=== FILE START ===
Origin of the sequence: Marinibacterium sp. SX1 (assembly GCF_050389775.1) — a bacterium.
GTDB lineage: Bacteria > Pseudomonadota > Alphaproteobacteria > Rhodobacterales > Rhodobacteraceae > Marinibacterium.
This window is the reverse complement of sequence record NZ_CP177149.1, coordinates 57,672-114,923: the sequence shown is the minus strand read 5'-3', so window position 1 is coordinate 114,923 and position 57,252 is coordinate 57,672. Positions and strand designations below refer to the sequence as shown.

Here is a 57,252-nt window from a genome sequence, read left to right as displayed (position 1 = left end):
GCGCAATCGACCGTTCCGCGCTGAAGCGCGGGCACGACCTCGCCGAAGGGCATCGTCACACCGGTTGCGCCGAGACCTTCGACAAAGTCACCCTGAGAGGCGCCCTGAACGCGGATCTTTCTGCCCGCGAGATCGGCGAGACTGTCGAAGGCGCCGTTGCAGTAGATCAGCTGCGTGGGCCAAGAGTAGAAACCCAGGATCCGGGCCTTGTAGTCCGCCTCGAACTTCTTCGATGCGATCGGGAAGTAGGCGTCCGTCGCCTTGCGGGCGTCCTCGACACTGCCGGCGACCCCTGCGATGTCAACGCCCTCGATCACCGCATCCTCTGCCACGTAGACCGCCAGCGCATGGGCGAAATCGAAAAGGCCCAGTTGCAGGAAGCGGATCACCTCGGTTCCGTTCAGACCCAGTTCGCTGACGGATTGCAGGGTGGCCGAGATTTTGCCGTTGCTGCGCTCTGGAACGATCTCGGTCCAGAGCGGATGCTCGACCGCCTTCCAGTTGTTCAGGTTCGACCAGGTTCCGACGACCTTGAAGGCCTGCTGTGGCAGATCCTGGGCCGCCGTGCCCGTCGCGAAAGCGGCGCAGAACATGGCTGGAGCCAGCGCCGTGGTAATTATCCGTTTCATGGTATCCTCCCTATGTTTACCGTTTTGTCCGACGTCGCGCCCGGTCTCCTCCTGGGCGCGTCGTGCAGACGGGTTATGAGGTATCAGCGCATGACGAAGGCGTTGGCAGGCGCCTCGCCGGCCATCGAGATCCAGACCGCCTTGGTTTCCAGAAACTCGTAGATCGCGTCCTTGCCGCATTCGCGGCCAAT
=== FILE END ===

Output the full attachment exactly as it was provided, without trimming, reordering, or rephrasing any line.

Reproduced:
Origin of the sequence: Marinibacterium sp. SX1 (assembly GCF_050389775.1) — a bacterium.
GTDB lineage: Bacteria > Pseudomonadota > Alphaproteobacteria > Rhodobacterales > Rhodobacteraceae > Marinibacterium.
This window is the reverse complement of sequence record NZ_CP177149.1, coordinates 57,672-114,923: the sequence shown is the minus strand read 5'-3', so window position 1 is coordinate 114,923 and position 57,252 is coordinate 57,672. Positions and strand designations below refer to the sequence as shown.

Here is a 57,252-nt window from a genome sequence, read left to right as displayed (position 1 = left end):
GCGCAATCGACCGTTCCGCGCTGAAGCGCGGGCACGACCTCGCCGAAGGGCATCGTCACACCGGTTGCGCCGAGACCTTCGACAAAGTCACCCTGAGAGGCGCCCTGAACGCGGATCTTTCTGCCCGCGAGATCGGCGAGACTGTCGAAGGCGCCGTTGCAGTAGATCAGCTGCGTGGGCCAAGAGTAGAAACCCAGGATCCGGGCCTTGTAGTCCGCCTCGAACTTCTTCGATGCGATCGGGAAGTAGGCGTCCGTCGCCTTGCGGGCGTCCTCGACACTGCCGGCGACCCCTGCGATGTCAACGCCCTCGATCACCGCATCCTCTGCCACGTAGACCGCCAGCGCATGGGCGAAATCGAAAAGGCCCAGTTGCAGGAAGCGGATCACCTCGGTTCCGTTCAGACCCAGTTCGCTGACGGATTGCAGGGTGGCCGAGATTTTGCCGTTGCTGCGCTCTGGAACGATCTCGGTCCAGAGCGGATGCTCGACCGCCTTCCAGTTGTTCAGGTTCGACCAGGTTCCGACGACCTTGAAGGCCTGCTGTGGCAGATCCTGGGCCGCCGTGCCCGTCGCGAAAGCGGCGCAGAACATGGCTGGAGCCAGCGCCGTGGTAATTATCCGTTTCATGGTATCCTCCCTATGTTTACCGTTTTGTCCGACGTCGCGCCCGGTCTCCTCCTGGGCGCGTCGTGCAGACGGGTTATGAGGTATCAGCGCATGACGAAGGCGTTGGCAGGCGCCTCGCCGGCCATCGAGATCCAGACCGCCTTGGTTTCCAGAAACTCGTAGATCGCGTCCTTGCCGCATTCGCGGCCAAT